Wednesday, September 7, 2016

I Was In The Pool, or Thoughts on The Incredible Shrinking Man

Based on the 1956 novel The Shrinking Man by Richard Matheson, the author of I Am Legend (1954) which in turn produced the movies The Last Man on Earth (1964), The Omega Man (1971) and I Am Legend (2007), The Incredible Shrinking Man (1957) stars Grant Williams as Scott Carey, a square-jawed American on vacation with his wife Louise, as played by Randy Stuart, when a sparkly mist rolls in from the across the seas.  The fog is not explicitly radioactive, but this movie was made at the height of the Cold War and the same year Sputnik was launched, so this is obviously a radioactive cloud and naturally, Scott begins to shrink.
Scott’s mysterious ailment continues until he has to live in a dollhouse and fight off his cat and later, a giant spider in the basement.  If we extend the Cold War analogy the movie becomes about the threat of Communism, and Scott, like all Americans, will be ultimately diminished and overwhelmed by the sheer numbers of the Russians and the Chinese. 
The shrinking is portrayed with clever analog tricks similar to the ones Peter Jackson employed in Lord of The Rings, including camera angles, oversized clothes and surrounding actors standing on orange crates, before finally switching to giant props and split screens.  The effects are seamless for the time, and hold up impressively from a contemporary perspective.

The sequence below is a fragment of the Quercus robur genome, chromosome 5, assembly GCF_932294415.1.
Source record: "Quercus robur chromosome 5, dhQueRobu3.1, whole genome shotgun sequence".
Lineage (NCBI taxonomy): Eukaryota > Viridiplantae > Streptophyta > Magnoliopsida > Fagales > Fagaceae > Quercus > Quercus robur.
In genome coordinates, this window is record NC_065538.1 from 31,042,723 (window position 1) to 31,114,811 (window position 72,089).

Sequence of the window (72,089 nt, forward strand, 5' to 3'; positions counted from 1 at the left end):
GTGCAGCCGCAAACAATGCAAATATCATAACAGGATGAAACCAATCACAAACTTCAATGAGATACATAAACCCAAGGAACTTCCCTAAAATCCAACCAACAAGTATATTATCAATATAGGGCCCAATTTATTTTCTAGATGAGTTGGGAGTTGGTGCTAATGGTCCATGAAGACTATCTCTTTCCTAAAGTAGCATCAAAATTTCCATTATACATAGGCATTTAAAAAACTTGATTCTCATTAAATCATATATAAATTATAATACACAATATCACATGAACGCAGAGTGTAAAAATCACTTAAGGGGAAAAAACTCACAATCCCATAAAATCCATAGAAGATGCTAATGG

There’s no explanation or theory offered to the audience, it’s almost a tale of magical realism but for that sparkly cloud, and the surreal and cosmic ending only adds to the greater mystery of the film.  But if radiation could create a giant Tokyo-stomping lizard with Godzilla (1954), there’s no reason it couldn’t shrink a man into Ant Man (2015) proportions.  Ironically, Scott’s condition is a curse that ruins his life, as opposed to Peter Parker’s radioactive spider bite, Bruce Banner’s gamma ray accident or Hank Pym’s ant suit.
Director Jack Arnold was most famous for Creature From The Black Lagoon (1954) and sadly Scott Carey and Randy Stuart did not go on to any movies of critical or popular acclaim.  The cat who attacks him however, billed as “Orangey”, would go on to star with Audrey Hepburn in Breakfast at Tiffany’s (1961, and one of my favorite movies if not for Mickey Rooney’s regrettable performance as Mr. Yunioshi).

my first novel?  thanks for asking:)  it’s a the first book in a 4-volume supernatural martial arts series chock full of killer kung-fu witches, haunted carnivals, punk rock assassins, and a 24-hour diner with the best pie in town…
read for free on kindle unlimited or buy the paperback, available at fine bookstores everywhere (amazon).